Wednesday, 5 April 2017

Thoughts on Adrian Albert Mole

So, this week (April 2nd 2017 to be precise) sees what would have been the 50th birthday of one of my favourite fictional characters - Adrian Albert Mole, Diarist Extraordinaire and voice of a generation.

I've been a fan of the Mole diaries since they first came out in 1982. Maybe the fact that I was only 6 weeks older than the fictional Mole made him seem more believable, I don't know, but there was certainly something there that 'clicked'. With each subsequent volume I would be eagerly waiting to see what our 'hero'  would be up to this time around, what scrapes he would get into and even now, all these years later on, if I need something to cheer me up a little the Mole diaries are often my first port of call.

The life of Adrian Mole was never easy (but that would have been boring) . Right from the beginning his family was an awkward, tangled mess .His mother left for Sheffield with their neighbour early in the first book, his dad took up with Doreen 'Stick Insect' Slater then his mother came back, Doreen was dropped and the family was back together - but not for long. Trying to keep track of the family relationships should have been difficult but Sue Townsend, somehow, made it all quite easy.

Mole was very much the social commentator, always seeming to have something to say or advice to offer on the events of the day. He wasn't always right and his advice, although well meant, was often wide of the mark but, bless him, he tried. With his letter writing, poetry writing, play and novel writing (unpublished) he sees himself as an intellectual but isn't as sharp as he thinks he is (entry Monday January 18th 1982 - 'School. First day of term. Loads of GCE homework. I will never cope. I am an intellectual but at the same time I am not very clever).

As time went on he did eventually get published (an offal cookbook) but the things he worked on his whole life still remain unpublished. I guess if Sue Townsend was still with us he may have tried the self publishing route but would have got himself in the usual kerfuffle.

And that brings me to the end of Mole.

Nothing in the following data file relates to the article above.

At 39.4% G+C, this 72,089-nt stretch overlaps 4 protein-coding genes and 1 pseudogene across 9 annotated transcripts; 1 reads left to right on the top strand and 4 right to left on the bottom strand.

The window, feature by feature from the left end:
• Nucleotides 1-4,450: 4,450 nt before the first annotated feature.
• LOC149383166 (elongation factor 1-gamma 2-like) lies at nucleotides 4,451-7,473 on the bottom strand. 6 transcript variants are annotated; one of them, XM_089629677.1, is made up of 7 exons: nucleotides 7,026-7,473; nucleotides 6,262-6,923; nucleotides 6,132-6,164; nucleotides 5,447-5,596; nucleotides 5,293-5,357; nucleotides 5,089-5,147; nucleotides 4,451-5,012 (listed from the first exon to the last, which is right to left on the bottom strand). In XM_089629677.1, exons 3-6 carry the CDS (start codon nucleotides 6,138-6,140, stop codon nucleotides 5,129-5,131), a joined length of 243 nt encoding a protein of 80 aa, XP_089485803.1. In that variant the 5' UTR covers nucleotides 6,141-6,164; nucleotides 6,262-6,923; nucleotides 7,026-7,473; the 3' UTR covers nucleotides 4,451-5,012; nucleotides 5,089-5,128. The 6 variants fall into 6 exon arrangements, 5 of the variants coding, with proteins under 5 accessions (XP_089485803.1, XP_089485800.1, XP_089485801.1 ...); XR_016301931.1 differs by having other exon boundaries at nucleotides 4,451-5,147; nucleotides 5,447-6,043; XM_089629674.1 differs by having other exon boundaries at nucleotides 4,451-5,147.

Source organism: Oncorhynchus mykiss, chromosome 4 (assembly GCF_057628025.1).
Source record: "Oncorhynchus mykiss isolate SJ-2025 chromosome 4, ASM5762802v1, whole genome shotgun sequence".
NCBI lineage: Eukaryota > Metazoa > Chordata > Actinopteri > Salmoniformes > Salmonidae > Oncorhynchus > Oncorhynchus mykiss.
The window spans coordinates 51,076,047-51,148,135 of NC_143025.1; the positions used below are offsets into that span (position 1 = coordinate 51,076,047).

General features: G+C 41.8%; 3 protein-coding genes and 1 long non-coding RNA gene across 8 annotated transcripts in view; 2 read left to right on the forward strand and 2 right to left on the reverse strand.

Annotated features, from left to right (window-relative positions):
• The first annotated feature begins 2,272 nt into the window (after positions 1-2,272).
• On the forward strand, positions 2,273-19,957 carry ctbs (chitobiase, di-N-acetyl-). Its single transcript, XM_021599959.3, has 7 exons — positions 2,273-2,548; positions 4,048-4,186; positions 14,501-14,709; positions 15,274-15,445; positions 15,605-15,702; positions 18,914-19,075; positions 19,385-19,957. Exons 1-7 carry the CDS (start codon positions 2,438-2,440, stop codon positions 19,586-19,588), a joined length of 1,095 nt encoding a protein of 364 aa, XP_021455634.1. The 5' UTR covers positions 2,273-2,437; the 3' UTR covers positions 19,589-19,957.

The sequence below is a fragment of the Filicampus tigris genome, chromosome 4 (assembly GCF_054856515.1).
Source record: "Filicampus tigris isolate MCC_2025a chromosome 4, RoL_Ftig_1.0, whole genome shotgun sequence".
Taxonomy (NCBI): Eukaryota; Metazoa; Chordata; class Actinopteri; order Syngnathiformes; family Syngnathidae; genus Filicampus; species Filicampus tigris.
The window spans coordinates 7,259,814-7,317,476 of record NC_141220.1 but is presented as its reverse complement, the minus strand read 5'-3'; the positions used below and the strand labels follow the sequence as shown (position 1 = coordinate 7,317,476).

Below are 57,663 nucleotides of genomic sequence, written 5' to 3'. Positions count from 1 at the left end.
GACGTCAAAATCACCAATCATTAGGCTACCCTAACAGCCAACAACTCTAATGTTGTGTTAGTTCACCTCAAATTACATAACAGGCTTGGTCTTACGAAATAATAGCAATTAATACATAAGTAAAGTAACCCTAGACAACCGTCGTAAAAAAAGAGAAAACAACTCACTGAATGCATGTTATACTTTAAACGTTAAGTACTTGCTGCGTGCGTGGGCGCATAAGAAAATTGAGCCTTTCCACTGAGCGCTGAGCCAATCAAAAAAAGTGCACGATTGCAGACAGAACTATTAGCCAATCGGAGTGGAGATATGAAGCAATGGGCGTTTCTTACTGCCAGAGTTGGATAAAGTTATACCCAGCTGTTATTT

I remember quite clearly when I heard the news that Sue Townsend had passed. I was, as you would expect saddened by the news but also remember thinking 'Adrian Mole is dead' too. And, for some reason, that hit harder. No more Adrian Mole diaries.

I heard later on that Sue Townsend had been early on in the process of a new volume before she passed on but that it would now never see the light of day. I would have given anything for those pages and it gave me an idea that has sat in my head ever since...

Picture the scene... Glenn, Adrian's son is going through some boxes in his dad's room and comes across one filled with diaries. The last one is short, finishing abruptly. As he reads a tear drops from his eye. After the last entry he goes to the next date and starts to write...

'My name is Glenn Bott-Mole, son of Adrian Mole. My dad passed on last night (details?). He was a good man. These are his diaries of a life lived...'

That would have been the forward which would have been followed by the final entries. The rest would have been 'Memories of Adrian Albert Mole' by other major characters from the series, written by fans/comedy writers. Any proceeds would go to charity of the Townsend Estate's choosing.

Thank you Adrian Mole for a lifetime of chuckles. You were only a fictional character but I think of you as a friend.



1 comment:

  1. I loved the memories that this brought back, I too was of that awkward age and could completely relate. I love how much affection went in to the writing of this, the warmth is like a big hug. Great idea about the final chapter btw. A wonderful tribute to a great writer. x

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